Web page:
Right now everything is harder - even going to the pub and simply working out how to navigate the one-way system from where you are to the loo and back again.
One thing that has struck me - at least at work - is that the acceleration of digital transformation in our firms has some advantages for introverts. Digital balances the social dynamic more towards those with useful knowledge - rather than those most interested in football.
Without the back to back physical meetings, less reliance on 'being social', networking over drinks and events the folk who find it harder to get their hard work noticed, their input recognized, their voice heard have found space to do just that.
For those who find it hard to stand out in a crowded room, feel uncomfortable being center of attention in a physical meeting, despise networking events, or simply would rather think before talking, the shift away from physical meetings to digital offers an opportunity.
Video conferencing results in more structured meetings (if you can get over the whole video thing), chat functions give those who prefer writing their ideas rather than shouting them out loud a platform, and one of the best ways to influence is now by being active online.
I often hear from my clients that it was a surprise that one of their team created such great online insights when given the chance to do it easily and quickly. Often it is not the noisiest person in the room but rather the thoughtful, quieter, deeper thinker who does well.
What is also obvious is that imposter syndrome remains an issue for everyone so if you work with those who have started to find a voice online do make sure you give positive feedback. Even a quick note saying how much you enjoyed their post, article or comment will go a very long way to helping them get their voice.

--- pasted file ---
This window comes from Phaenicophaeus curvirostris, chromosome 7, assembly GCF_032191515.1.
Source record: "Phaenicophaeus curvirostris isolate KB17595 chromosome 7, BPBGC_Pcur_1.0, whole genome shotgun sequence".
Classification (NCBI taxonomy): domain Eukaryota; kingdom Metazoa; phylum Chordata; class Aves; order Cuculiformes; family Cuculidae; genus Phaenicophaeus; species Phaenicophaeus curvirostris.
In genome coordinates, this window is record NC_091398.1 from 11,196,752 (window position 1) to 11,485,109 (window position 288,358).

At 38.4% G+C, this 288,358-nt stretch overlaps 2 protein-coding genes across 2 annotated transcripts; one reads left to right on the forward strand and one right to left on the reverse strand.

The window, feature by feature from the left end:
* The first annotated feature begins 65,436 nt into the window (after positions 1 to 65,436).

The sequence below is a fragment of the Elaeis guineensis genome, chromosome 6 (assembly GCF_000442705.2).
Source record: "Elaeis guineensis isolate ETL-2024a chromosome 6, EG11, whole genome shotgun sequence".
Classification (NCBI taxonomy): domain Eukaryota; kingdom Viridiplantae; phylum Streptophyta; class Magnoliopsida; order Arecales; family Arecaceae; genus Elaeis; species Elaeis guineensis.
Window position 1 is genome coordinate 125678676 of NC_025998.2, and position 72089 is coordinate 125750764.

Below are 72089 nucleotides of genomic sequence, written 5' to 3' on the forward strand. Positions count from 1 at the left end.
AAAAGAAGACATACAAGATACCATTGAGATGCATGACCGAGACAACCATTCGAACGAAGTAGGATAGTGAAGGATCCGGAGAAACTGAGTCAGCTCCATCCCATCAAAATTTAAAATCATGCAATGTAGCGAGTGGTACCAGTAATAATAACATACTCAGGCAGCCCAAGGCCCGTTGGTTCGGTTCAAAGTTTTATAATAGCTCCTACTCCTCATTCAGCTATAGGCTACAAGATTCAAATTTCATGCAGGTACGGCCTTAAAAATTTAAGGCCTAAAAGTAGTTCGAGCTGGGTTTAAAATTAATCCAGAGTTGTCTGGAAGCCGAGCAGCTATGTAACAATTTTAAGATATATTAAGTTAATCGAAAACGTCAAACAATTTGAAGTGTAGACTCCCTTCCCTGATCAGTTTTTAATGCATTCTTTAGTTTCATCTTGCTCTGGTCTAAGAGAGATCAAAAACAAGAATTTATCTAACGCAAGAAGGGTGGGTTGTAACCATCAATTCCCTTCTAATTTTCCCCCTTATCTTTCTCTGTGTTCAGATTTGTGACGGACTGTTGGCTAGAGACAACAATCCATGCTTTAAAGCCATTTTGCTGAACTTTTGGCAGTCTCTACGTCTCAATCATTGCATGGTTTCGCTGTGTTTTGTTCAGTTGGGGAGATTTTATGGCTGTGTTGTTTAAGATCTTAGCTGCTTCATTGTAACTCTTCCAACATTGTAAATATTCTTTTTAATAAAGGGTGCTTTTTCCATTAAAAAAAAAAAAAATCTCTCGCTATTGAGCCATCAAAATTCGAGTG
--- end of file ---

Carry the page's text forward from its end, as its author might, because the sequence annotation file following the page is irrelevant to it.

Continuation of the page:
Speak up! Be bolder! Think faster! As an introvert in the workplace, these are some of the thoughts that might go through your mind during meetings. Research shows introverts often express their ideas more hesitantly, tend to wait for others to finish rather than interrupt, and need a little more thinking time before speaking up. So introverts generally give themselves a hard time and see themselves as less effective than extroverts when it comes to brainstorming sessions, panel discussions, group meetings and any situation where impromptu speaking skills are advantageous. However, working from home and teleconferencing has proved, I believe, a surprising help for introverts, leveling the playing field a little. I see that this switch to Zoom/Teams meetings and teleconferencing is actually an opportunity that’s giving quieter folk the chance to shine.